9. 9. A large component of the HR training function is research. Skill development programs are ever- changing. Conducting research should be an on-going training activity.  It will assure the programs are fresh and relevant.  Assessing the needs of incumbent employees will better shape them for future success.
  10. 10.  Training and development is potentially a powerful strategic function.  It can make a major contribution to organizational, group and individual effectiveness, efficiency, growth and success.
  11. 11. Maintaining Training standard is useful to: • A specialist who sees the management of training and development as a career route • A manager for whom a period managing training and development activities is part of a career path • A senior practitioner operating as a consultant in a training organization.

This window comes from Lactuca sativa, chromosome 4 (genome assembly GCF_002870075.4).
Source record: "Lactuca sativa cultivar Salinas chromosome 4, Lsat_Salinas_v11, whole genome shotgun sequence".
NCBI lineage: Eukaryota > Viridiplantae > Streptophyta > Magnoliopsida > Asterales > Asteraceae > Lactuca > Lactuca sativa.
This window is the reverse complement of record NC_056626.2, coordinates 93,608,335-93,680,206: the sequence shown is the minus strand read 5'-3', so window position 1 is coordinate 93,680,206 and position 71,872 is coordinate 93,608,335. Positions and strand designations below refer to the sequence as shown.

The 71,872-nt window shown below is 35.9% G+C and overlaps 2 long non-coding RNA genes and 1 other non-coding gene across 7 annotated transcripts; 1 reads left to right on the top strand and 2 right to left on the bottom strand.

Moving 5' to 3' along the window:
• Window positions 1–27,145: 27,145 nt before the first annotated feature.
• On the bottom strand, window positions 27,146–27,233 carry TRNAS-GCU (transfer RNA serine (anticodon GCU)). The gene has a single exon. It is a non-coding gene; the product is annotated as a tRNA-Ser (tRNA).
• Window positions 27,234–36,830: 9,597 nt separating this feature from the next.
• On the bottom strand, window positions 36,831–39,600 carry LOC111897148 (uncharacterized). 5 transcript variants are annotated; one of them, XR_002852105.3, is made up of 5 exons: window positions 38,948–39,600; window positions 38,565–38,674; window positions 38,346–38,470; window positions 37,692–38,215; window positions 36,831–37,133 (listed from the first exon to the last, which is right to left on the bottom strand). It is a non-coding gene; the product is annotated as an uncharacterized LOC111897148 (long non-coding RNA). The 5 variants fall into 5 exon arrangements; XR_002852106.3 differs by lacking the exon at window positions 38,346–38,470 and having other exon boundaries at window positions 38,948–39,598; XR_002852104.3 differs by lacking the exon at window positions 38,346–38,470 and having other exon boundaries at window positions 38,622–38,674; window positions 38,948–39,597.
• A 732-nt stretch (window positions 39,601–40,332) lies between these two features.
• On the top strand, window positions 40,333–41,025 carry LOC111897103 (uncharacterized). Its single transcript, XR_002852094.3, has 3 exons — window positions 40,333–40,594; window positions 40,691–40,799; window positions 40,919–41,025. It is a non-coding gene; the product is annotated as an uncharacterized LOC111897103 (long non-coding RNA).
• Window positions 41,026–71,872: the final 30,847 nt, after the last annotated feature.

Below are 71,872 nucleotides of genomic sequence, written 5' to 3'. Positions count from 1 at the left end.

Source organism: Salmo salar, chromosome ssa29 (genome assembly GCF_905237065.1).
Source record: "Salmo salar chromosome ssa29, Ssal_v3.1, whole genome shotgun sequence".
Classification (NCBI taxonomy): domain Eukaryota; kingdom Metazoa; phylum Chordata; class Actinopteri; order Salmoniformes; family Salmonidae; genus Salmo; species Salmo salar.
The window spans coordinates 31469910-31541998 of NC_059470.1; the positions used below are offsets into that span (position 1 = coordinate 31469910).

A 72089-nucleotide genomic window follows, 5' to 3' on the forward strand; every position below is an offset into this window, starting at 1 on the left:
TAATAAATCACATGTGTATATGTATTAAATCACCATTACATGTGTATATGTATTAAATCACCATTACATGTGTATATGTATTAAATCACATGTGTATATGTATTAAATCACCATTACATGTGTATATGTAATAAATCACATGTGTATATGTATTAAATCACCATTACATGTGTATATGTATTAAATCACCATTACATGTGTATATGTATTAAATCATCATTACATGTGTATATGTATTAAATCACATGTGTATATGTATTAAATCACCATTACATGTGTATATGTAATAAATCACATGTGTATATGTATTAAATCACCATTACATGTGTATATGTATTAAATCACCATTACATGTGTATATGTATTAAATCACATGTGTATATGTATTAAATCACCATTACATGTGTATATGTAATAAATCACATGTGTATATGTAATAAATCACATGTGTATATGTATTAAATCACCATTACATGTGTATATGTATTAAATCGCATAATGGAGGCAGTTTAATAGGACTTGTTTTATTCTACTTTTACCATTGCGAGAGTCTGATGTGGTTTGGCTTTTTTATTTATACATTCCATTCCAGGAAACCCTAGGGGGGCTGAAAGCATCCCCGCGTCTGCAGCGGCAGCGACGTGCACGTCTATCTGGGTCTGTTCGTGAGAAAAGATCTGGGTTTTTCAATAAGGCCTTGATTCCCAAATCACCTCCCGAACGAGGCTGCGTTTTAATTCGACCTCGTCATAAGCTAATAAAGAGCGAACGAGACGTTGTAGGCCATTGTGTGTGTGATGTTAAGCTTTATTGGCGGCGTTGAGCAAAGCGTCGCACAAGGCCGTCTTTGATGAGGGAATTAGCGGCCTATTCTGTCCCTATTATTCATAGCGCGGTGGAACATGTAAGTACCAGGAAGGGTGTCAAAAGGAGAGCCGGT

12. 12. 1. A clear vision of the goal and mission of training 2. Activities tightly linked to organizational objectives 3. Line management commitment and involvement 4. Excellent management practice within the training function 5. An emphasis on reality and practicality
  13. 13. 6. Use of multiple sources to assist them 7. Consistency of delivery 8. A strong sense of urgency 9. The achievement of critical mass – real impact 10. Thorough evaluation of results and attribution of outcomes
  14. 14. Training Need Assessment
  15. 15.  Effective training practices involve the use of an Instructional systems design process  The instructional systems design process begins by conducting a needs assessment  Before choosing a training method, it is important to determine:  What type of training is necessary? and  Whether trainees are willing to learn?
  16. 16.  Refers to the process used to determine whether training is necessary or Not?  As needs assessment is the first step in the instructional design process:  If it is poorly conducted, training will not achieve the outcomes or financial benefits the company expects i.e. training will be failure.